The U.S. economy added 244,000 nonfarm jobs on a seasonally adjusted basis during April, and trucking companies accounted for 4,500 of those jobs, according to the preliminary estimates released Friday, May 6, by the U.S. Department of Labor’s Bureau of Labor Statistics. In addition, BLS revised its original estimate for March upward by 1,200 jobs. Compared to April 2010, the number of jobs in for-hire trucking was up 41,600, or 3.4 percent.
Total employment in trucking in April was more than 1.27 million – down 180,300, or 12.4 percent, from peak trucking employment in January 2007. The BLS numbers reflect all payroll employment in for-hire trucking, but they don’t include trucking-related jobs in other industries, such as a truck driver for a private fleet. Nor do the numbers reflect the total amount of hiring since they only include new jobs, not replacements for existing positions.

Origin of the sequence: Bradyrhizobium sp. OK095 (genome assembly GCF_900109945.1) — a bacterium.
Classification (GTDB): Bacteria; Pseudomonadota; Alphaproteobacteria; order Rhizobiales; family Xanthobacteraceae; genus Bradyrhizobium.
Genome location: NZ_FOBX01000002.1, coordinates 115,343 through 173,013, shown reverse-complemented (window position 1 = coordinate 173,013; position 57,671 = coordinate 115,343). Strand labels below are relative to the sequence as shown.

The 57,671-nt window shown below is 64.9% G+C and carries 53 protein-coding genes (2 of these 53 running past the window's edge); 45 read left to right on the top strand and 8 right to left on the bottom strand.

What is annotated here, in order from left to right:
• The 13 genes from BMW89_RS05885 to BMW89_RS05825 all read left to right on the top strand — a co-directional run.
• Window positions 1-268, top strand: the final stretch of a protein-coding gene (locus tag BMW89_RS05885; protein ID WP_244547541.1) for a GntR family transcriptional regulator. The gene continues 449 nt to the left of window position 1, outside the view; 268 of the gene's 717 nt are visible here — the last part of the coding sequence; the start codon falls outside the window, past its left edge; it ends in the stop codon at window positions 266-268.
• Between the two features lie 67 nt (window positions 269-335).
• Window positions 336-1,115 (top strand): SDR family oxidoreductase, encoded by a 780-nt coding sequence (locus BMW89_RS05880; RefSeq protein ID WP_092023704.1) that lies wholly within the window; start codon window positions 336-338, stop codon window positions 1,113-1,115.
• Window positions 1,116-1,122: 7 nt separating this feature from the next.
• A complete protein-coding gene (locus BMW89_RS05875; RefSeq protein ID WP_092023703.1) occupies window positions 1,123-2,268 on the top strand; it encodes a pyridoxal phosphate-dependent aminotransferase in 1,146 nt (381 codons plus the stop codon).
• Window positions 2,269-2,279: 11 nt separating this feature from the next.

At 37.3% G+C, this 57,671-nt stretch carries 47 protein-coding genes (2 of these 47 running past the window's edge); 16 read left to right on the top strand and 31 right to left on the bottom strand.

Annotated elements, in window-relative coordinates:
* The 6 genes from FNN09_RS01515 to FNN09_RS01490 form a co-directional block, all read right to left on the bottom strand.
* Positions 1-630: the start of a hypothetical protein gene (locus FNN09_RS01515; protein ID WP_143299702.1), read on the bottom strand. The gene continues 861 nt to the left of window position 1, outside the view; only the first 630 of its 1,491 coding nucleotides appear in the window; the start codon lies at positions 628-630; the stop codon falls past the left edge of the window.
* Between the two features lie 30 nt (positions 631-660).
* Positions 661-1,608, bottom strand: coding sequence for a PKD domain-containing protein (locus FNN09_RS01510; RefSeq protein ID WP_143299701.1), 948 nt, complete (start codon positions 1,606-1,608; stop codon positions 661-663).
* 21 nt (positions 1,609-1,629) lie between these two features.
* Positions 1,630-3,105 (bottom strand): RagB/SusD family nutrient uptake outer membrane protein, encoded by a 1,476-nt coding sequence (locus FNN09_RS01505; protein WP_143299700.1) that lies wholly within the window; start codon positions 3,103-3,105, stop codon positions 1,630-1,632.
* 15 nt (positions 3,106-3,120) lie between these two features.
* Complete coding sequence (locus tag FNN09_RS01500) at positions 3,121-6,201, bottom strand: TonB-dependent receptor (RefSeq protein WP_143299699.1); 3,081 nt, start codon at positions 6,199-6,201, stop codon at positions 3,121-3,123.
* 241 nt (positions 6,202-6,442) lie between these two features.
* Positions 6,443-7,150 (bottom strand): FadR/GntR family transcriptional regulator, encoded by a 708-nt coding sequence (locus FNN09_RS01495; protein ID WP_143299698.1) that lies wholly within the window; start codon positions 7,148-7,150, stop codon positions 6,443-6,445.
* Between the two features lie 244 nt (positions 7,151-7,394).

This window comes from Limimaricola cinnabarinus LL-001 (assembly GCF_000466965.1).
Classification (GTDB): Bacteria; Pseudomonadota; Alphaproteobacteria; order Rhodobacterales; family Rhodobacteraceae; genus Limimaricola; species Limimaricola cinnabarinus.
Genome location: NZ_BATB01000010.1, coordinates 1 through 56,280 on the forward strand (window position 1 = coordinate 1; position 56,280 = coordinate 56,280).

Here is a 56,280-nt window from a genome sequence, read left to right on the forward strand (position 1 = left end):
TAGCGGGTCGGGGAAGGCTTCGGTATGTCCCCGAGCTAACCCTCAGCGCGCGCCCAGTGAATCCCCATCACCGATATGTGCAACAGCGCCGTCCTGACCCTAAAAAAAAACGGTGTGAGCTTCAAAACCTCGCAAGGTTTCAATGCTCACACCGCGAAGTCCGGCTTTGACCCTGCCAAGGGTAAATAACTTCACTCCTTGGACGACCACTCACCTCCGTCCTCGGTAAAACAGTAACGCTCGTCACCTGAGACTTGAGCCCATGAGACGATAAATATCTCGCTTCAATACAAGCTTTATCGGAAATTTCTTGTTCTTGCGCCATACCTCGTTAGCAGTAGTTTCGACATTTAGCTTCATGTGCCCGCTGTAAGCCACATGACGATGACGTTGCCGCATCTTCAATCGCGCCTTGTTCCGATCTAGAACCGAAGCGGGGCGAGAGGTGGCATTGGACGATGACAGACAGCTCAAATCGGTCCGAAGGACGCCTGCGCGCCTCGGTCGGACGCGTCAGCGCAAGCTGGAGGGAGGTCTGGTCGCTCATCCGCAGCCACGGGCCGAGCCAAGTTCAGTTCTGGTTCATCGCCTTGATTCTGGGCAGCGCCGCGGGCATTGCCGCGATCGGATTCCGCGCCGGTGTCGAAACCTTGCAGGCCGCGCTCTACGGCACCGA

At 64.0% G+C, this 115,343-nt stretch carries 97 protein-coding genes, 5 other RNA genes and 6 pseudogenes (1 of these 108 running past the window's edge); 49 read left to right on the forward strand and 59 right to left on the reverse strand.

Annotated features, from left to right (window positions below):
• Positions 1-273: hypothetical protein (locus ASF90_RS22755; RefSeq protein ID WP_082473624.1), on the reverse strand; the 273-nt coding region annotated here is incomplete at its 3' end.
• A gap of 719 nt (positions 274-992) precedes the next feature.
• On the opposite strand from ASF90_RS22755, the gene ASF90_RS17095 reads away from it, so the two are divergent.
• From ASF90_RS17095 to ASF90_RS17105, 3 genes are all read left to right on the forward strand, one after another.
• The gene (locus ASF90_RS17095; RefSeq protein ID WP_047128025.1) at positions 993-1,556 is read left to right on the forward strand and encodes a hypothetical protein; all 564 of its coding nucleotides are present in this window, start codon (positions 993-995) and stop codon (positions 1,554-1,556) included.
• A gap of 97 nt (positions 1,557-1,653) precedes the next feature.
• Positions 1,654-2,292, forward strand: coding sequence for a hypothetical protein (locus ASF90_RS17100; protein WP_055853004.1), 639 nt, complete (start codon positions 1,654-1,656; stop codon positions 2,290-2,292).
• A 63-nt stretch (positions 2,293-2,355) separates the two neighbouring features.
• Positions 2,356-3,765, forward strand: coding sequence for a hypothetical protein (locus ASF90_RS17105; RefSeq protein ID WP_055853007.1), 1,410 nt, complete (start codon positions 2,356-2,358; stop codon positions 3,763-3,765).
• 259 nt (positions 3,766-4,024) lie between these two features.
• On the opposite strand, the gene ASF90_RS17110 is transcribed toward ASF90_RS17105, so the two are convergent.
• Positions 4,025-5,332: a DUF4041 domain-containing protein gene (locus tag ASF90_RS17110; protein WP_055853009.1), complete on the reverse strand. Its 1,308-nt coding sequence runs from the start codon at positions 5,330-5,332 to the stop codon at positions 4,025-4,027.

Although the economy added 244,000 jobs in April, the unemployment actually rose slightly to 9.0 percent as workers entered or reentered the job market at a faster rate than the number of jobs being created.